The Southern Educational Foundation reported last week that over half of all public school students in the region are now living in low income households. Commenting on the report, John Norton, of the Teacher Leadership Network, writes that in the South, “the most important ‘export’ has become factory jobs in textiles, furniture and other manufacturing”.
I’m challenged by how to teach my students about the complexities of making one’s living in this new economy. I struggle to find relevant readings and media to represent the scope of economic change in the past generation.
Just last week, I was talking with a colleague about my frustration with the reading materials available for our courses. Many of our students come from families that have been set economically adrift in a single generation. The parents of many of our students worked in manufacturing, in natural resources, in small businesses that couldn’t compete with the now ubiquitous Big Box stores. Many will teach in semi-rural and small town school districts in which privileged children living in new developments built on failed farmland will ( at least until rising property values drive out even moderate income families) attend school alongside the children of the milk truck drivers and convenience store clerks who haven’t seen black ink in the ledger book for the past 5 years and are weeks away from bankruptcy.
And in the rural South, children of parents who were laid off from the mill after decades of back-breaking work attend school with the children of the immigrants working in the poultry plants and in decaying orchards. There is virtually no chance that new family-wage jobs will be available to these kids if they do graduate from high school. The more privileged kids are in private schools down the street.
Yet the readings with which I might teach about critical perspectives on schooling are almost all focused on urban schools.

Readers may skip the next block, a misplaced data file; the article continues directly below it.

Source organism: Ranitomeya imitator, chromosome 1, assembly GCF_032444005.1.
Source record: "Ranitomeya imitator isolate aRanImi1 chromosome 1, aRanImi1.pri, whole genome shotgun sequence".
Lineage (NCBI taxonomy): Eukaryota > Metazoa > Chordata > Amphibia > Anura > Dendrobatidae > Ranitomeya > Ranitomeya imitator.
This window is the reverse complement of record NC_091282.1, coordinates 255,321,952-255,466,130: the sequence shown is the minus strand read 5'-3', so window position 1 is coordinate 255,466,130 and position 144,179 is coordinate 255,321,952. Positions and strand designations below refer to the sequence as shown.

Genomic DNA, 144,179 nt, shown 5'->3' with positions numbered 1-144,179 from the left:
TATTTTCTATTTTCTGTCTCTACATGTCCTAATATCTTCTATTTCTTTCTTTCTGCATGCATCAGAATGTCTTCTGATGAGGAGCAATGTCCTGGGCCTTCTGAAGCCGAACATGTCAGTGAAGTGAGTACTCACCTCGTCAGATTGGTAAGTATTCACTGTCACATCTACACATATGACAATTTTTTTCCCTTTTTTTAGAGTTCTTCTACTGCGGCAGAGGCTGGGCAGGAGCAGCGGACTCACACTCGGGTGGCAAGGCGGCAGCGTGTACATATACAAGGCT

There are, of course, common challenges in teaching kids without health care or hope, regardless of where they live.
But too few texts in education represent the many faces of childhood poverty. Too few explain that many of the children living on farms, in decaying small towns, in the inner ring suburbs in our classrooms will be simply puzzled by teachers’ promises that doing well in school will shield them from the fate of their parents. Too few texts represent the lives of children who live just beyond the reach of the travel budgets of research grants, whose parents and grandparents thought that they were playing by the rules but now can no longer feed their families.
How do we prepare teachers for work in small towns, in rural areas, in the small cities built around “the mills”, in places in which the residents themselves are still trying to understand what happened to their dreams, where schools may well seem to simply be part of “the system” that betrayed them beyond measure? How do we trouble teachers’ understandings of the place of schooling in these new economic times?
Jane… thanks for linking to the Teacher Leaders Network blog entry on the rise of school poverty in the South. Your comments are so on-target. A product of rural schools, I now live in an Appalachian county that perfectly fits your description…”children of parents who were laid off from the mill after decades of back-breaking work attend school with the children of the immigrants working in the poultry plants and in decaying orchards.”
Where are the solutions for these small communities, which I love? My high speed Internet connection makes it possible for me to survive here. Is there some hope — with the right educational opportunities and investments — of creating a 21st C economic survival strategy beyond “grow up and leave town”?
See the segment subtitled “West Blocton Elementary” in this story I wrote from Alabama…
John, Thanks for coming over to comment. I loved your article — have been looking for resources exactly like this and have posted it to my preservice tech class wiki for my students to read.
I wonder about the possibilities of the internet for making at least some work to become independent of geography. I’ve read of a tailor in a small village in England who has built his business entirely through the web.
I live in the Pacific Northwest, and many of the small towns within a 3 hour drive of the major cities have become “Colonized” by telecommuters who can do there work while living just about anywhere.
But my sense is that these are mostly highly skilled workers.
But can we imagine other forms of work that could similarly be done from distant places?
I started my teaching career in a rural school in Southern Appalachia. There was no flat land for building factories, no tillable farm land, few choices for those who became educated except to leave.
Does broadband change this? How do we get the resources to schools like West Brocton? Why are we even still asking those questions?